|Man Without Qualities|
Saturday, August 09, 2003
Don Luskin points out this beaut of a letter of rebuke to Paul Krugman from Andrew B. Lyon, a deputy assistant secretary at the Treasury Department:
As deputy assistant secretary responsible for tax analysis at the Treasury Department from April 2001 to July 2003, I must respond to Paul Krugman's Aug. 5 column accusing it of political bias.
Mr. Krugman objects to an analysis of the 2001 and 2003 tax cuts for six representative families, including a married couple, both 65, with $40,000 in income, including $2,000 in dividend income. He says that such a family is not representative of elderly taxpayers.
Obviously, no single example can be representative of all elderly taxpayers, but this couple has income quite close to the median for filers their age, and dividends quite close to the average for elderly filers at that income level, about half of whom receive dividends. The couple in the example would see its income tax liability decline from $1,396 to $675 as a result of the tax cuts.
Mr. Krugman is certainly free to oppose the tax relief, but he should be more circumspect in asserting political bias in the underlying analyses.
ANDREW B. LYON
The New York Times actually published this letter. Ouch!
Herr Doktorprofessor's column which the letter addresses was previously discussed by the Man Without Qualities.
Herr Doktorprofessor responds:
Did you get that? I'm more accustomed to this sort of math than 99 percent of readers, and it took me about 6 reads. The average dividend of elderly families with the median income, half of whom receive dividends ... it sounds as if this refutes what I said . But you'll notice that he never takes on my assertion that only about 1/4 of elderly families receive any dividends, which comes from Tax Policy Center ; nor does he challenge my statement that only 1 in 8 elderly households receive as much as $2000 in dividends, which comes from CBPP . Here's CBPP's picture:
[Here Herr Doktorprofessor pointlessly inserts a pie chart showing nothing but the fact that 88% of the "elderly" have less than $2,000 in dividend income, apparently to impress people who are impressed by pie charts with only one slice.]
I leave it as an exercise for readers to figure out how Lyon's discussion is consistent with a real world in which the Treasury's "low-income" elderly household has more dividend income than 7 out of 8 elderly households.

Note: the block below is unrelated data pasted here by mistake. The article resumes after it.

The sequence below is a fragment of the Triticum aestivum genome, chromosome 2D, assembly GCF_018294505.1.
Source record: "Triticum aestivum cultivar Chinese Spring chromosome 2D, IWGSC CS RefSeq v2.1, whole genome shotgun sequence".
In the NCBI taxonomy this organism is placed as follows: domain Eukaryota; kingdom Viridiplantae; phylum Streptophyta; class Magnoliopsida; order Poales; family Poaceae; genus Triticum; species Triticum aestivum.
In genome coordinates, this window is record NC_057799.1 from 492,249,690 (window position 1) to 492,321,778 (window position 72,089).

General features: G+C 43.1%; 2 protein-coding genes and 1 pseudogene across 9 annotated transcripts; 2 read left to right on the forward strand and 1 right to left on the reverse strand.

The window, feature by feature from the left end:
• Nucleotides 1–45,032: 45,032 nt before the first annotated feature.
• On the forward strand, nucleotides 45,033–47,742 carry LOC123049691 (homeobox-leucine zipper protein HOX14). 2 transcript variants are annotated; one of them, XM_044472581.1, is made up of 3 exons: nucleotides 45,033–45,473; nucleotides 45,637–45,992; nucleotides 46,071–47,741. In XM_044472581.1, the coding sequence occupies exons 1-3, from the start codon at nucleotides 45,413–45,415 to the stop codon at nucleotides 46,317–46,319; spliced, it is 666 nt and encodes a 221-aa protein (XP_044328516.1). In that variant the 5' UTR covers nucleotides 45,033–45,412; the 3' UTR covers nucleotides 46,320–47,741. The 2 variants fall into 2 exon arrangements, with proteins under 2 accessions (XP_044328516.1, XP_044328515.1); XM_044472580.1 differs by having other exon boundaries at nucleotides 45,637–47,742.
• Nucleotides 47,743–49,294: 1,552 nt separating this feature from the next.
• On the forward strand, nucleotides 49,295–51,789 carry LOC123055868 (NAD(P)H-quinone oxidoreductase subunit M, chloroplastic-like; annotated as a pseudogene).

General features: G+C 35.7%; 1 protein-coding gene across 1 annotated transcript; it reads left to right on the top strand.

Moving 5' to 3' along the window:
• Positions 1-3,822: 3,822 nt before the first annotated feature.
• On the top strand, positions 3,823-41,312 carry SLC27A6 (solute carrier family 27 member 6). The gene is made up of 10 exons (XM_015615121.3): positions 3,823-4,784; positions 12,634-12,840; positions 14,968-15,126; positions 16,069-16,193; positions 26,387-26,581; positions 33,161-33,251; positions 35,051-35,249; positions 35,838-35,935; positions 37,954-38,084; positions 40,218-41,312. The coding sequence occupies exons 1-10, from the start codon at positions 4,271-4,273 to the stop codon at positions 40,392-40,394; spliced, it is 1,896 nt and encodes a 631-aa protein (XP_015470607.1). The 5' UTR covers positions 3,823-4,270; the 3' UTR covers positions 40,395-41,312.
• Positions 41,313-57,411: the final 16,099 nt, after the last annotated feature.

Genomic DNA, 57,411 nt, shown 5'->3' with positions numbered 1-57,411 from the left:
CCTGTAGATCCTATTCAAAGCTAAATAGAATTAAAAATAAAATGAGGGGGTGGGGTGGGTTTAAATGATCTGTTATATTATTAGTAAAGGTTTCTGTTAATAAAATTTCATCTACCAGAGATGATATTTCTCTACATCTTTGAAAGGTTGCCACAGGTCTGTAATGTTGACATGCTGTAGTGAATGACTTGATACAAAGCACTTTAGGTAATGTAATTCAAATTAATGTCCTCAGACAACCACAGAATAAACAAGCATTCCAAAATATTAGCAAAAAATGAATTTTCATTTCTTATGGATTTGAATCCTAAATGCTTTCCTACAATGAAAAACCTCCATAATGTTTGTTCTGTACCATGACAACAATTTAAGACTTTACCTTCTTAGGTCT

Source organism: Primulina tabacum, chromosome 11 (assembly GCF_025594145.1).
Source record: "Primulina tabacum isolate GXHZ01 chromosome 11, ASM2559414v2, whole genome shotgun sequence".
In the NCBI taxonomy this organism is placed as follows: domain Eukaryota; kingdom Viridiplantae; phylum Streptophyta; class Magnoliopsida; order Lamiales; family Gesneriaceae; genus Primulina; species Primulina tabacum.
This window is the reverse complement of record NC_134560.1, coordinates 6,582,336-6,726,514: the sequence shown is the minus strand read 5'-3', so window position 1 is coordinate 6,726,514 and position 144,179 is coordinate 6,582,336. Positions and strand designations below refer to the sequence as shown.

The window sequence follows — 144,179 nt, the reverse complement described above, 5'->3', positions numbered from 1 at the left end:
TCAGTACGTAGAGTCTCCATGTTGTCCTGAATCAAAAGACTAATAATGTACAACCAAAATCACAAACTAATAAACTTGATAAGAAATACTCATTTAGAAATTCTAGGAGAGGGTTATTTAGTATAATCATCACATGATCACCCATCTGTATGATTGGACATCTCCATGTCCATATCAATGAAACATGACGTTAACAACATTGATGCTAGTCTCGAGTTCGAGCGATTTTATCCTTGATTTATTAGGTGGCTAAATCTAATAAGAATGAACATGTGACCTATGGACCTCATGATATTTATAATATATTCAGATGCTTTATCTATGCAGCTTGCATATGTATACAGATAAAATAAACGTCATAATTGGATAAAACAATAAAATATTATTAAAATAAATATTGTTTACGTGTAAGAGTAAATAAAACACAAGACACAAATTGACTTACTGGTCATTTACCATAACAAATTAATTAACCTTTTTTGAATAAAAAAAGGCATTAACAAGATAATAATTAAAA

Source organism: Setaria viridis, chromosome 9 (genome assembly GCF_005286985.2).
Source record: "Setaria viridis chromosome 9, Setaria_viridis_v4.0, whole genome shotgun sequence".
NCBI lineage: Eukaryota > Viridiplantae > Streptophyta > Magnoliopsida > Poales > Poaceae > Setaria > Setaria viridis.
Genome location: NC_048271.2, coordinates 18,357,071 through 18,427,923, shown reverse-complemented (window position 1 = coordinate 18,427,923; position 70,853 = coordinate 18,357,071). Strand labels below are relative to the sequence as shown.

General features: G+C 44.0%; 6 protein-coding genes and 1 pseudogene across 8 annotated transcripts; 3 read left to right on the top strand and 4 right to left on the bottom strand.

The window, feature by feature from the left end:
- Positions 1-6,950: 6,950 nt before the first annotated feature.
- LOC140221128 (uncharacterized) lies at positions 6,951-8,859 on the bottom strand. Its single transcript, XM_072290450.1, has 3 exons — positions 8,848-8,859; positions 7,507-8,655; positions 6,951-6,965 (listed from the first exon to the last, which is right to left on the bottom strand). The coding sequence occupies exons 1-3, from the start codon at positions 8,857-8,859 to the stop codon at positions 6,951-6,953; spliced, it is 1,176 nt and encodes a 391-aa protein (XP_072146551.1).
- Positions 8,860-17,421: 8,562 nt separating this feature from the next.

The point, however, is that the confusing discussion shows the Treasury strategy at work. 1. Never answer the question directly. 2. Offer an elaborate calculation that sounds as if it refutes the accusation that the tax cut mainly favors the wealthy, when in fact it does no such thing.
For afficionados: notice how they're still doing the average/median thing. It's clear from what he says that the median dividend for families with the median income is ... 0.
Update: I couldn't provide a direct link to the piece from Tax Policy Center, because their web site appears to be down today. But here is a good summary table from Citizens for Tax Justice. By the way, both CTJ and TPC basically have the Treasury model of tax impacts, so their numbers must correspond very closely to what Treasury knows but won't tell us. For more about all this, read Sullivan's angry article in Tax Notes.
As a preliminary matter, it is worth considering the rhetoric of Herr Doktorprofessor's "money line": It's clear from what [Mr. Lyon] says that the median dividend for families with the median income is ... 0. That way of putting it makes it sound as if the number of median income families with dividend income must be insignificant (even zero) - and that's the impression Herr Doktorprofessor wants to make with this flourish. But this money line means exactly the same as: more than half of all families with median income have no dividend income. The money line would still be true if, say, 49% of all median income families owned stock - and that all of it paid substantial dividends. His rhetorical flourish (his "money line") articulates a standard that doesn't really address the issue it seems to address at all. He is here committing exactly the sin of which he accuses Mr. Lyon.